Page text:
The O's' We'll Go Walkin'.
There are a ton of songs about or inspired by Dallas, and they say a lot about who we are. So each week in this space, we'll take a closer week at one of these songs — and we'll try to determine what, exactly, they say about this great city of ours. Check out this feature's archives here.
When John Pedigo was writing the songs that would eventually become The O's' debut album, he knew he was on to something good — or something good enough, at least, to convince to buy a banjo and teach himself to play it. And, just Two months later, We Are The O's was recorded.
When it came to record the band's next album, though, it was obvious that both Pedigo and his bandmate Taylor Young — who before playing in The O's hadn't picked up a guitar in nearly 15 years — were much more capable players.
Hey, nearly two years of rigorous gigging will do that.
And it's on that second album, Between the Two, where we find our next song about Dallas, a song called “We'll Go Walking.”
Though the song makes no mention of Dallas in its title, it's clear from its start that the song is indeed about this city. The very opening line of the song begins, “We'll go walkin' to Tietze Park, pick up a bottle and stare at the stars.”
It's not just a throwaway line or a Dallas landmark chosen at random. At the time of the song's writing, Pedigo and Young lived on opposite sides of the East Dallas park, making it a sort of representation of the band coming together to make music. The symbolism of the park was a meaningful enough metaphor for the band that the twosome ended up shooting their album's cover on the grounds.
But there is so much more that this park can tell us about the city.
When Tietze Park's nine acres were originally acquired by the City of Dallas in 1924, that tract of land was located on the northeastern most fringe of town. Oh, and back then the land was known as Keith Park. It wasn't until 1934 that the park was re-named in honor of William R. Tietze.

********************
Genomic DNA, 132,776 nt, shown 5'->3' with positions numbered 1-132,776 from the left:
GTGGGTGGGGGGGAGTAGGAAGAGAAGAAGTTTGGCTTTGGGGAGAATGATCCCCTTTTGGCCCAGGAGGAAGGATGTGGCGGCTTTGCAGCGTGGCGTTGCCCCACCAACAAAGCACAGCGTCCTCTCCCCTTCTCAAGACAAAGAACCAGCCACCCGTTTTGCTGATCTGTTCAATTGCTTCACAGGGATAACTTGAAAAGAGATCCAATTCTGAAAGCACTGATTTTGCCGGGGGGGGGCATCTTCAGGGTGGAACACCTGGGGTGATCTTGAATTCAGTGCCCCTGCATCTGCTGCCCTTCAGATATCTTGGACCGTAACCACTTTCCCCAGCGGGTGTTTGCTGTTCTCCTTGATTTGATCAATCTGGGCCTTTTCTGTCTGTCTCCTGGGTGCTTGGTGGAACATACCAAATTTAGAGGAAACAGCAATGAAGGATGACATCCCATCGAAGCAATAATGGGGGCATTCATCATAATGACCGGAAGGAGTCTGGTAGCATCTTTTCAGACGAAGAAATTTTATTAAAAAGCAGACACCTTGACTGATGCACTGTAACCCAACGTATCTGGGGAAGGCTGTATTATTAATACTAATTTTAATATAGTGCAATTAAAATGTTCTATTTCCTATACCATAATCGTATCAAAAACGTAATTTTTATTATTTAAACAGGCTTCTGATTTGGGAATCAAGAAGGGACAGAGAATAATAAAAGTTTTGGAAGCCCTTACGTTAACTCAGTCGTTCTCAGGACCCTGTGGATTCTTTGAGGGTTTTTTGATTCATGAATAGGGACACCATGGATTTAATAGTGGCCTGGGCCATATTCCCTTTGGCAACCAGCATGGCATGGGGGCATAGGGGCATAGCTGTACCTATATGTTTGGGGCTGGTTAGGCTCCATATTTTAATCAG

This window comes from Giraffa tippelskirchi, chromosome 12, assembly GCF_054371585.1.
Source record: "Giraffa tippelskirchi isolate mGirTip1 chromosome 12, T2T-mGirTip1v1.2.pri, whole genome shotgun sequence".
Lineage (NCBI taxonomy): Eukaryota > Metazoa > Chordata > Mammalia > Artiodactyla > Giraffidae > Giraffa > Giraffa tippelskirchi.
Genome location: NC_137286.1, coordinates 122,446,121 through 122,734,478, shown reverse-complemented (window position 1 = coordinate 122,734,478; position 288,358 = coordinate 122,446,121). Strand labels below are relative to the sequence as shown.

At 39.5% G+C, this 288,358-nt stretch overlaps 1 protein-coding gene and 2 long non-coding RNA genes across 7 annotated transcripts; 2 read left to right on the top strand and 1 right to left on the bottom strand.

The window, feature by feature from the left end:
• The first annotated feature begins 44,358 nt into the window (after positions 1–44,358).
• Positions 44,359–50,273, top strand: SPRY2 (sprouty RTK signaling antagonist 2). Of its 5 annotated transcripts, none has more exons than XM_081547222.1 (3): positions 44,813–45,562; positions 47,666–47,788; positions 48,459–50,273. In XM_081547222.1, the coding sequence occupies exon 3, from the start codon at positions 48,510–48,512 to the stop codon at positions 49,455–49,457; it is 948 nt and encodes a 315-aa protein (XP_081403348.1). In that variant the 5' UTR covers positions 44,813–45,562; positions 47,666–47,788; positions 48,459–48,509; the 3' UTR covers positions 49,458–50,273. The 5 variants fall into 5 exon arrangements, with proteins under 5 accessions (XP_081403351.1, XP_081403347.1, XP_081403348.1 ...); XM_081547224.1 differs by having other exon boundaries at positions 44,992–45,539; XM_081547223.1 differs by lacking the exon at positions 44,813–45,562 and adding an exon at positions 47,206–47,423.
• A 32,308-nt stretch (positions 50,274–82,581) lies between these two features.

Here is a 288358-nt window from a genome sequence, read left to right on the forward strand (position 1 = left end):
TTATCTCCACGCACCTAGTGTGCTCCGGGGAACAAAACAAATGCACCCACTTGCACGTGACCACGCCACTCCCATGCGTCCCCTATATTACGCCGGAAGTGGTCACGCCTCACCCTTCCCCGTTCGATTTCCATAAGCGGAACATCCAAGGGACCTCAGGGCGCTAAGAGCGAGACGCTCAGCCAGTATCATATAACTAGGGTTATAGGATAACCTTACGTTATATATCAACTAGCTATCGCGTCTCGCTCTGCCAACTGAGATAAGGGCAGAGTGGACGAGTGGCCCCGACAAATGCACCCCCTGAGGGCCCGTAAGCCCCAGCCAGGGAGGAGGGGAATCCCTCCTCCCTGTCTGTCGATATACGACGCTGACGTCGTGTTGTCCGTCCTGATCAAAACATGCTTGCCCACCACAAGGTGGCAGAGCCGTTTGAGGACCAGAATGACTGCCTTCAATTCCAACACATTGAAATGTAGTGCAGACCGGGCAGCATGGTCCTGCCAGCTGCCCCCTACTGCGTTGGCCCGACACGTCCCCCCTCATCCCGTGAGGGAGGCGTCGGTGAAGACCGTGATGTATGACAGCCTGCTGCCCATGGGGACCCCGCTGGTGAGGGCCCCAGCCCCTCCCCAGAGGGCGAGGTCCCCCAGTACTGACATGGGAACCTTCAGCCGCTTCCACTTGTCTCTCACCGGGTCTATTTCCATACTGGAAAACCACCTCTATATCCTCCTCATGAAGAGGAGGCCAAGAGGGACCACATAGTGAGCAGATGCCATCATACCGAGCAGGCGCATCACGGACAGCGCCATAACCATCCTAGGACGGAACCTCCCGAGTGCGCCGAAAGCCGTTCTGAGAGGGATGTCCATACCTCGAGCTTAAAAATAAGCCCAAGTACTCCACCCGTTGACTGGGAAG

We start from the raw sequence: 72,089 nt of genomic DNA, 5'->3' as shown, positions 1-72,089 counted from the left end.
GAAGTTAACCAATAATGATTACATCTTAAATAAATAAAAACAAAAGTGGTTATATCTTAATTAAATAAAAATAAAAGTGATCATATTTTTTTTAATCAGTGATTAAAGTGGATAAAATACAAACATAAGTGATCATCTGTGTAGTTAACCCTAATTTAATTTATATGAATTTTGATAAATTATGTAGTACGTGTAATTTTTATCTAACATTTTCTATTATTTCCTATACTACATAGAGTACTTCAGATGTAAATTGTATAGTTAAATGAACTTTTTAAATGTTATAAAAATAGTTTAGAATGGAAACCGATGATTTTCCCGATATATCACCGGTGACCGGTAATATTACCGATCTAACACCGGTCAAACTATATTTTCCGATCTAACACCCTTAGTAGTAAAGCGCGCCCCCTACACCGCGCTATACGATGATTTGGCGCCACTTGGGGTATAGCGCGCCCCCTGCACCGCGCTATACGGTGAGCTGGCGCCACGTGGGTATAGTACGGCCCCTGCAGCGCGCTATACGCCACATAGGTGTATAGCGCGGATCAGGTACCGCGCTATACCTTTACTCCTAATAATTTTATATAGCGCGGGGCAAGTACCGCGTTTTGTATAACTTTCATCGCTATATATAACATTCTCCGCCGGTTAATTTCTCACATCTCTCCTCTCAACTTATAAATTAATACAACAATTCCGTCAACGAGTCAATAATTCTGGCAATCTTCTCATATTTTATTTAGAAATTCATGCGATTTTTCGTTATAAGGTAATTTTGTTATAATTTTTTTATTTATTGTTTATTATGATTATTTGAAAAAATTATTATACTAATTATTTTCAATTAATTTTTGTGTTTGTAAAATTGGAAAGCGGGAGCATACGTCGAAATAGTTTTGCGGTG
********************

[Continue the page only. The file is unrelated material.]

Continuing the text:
Just a year earlier, Tietze had retired from his position as Superintendent of Parks for the city — a position he'd held since 1896. Tietze, a floriculturalist who studied in St. Louis under the Missouri Botanical Gardens founder Henry Shaw, was the first to serve this city in that position. Interestingly, although the city's first two parks, City Park and Fair Park, were purchased in 1876 and 1904 respectively, the Park Board wasn't created until a 1905 City Charter amendment.
During his tenure as the head park man in the city, Tietze was responsible for the following: creating a number of new city parks (today the City of Dallas now maintains over 400 parks on 21,000 acres of designated parkland); purchasing the tools and equipment to help maintain the parks (it has been written that the city only owned $15 worth of tools before he took the job); building Dallas' first greenhouses; and planting the first flowers in the city's parks.
The same year the Keith Park was renamed in Tietze's honor, the sandstone picnic pavilion built by the Works Progress Administration was also added. Over the years other commodities have been added, too, such as a community swimming pool, a lighted baseball field, the tennis and basketball courts, a soccer field, a picnic area, a playground and some recycling drop-off igloos. Meanwhile, the 75-plus fully mature live oak trees, cedars and kneeling bois d'arcs (better known crab apple trees) housed within the park are said to be at least 50 years older than the park itself.
These days, the park sits on Skillman Street. But when it was originally opened, a creek ran along where Skillman is located today, and, during the dry parts of the year, folks would traverse the dried creek bed by car. so, beginning in 1927 the “road” was named Lindbergh Boulevard to celebrate the pilot's famous Transatlantic flight. The name was a fitting one; a popular joke among Dallasites at the time was that the best way to traverse Lindbergh Boulevard was by air. When Lindbergh was accused of “un-American actions” during World War II, though, the road was officially named Skillman after Dallas banker W.F. Skillman, and the creek was eventually channelized and paved over.
Today, the park is one of Dallas' most popular, and is said to be the most used park per square foot throughout the city. There's good reason for that: Not long ago, SMU's SHIFT magazine gave Tietze Park the slightly racist distinction of being the “Best Park to Feel Multicultural.” But we suspect another reason might better explain the park's immense popularity. In 2004, the Dallas Observer named Tietze Park the “Best Place in Dallas to Break Up.”
We see the point there. How could anyone possibly get angry while sitting in such beautiful surroundings, with so many happy families running around?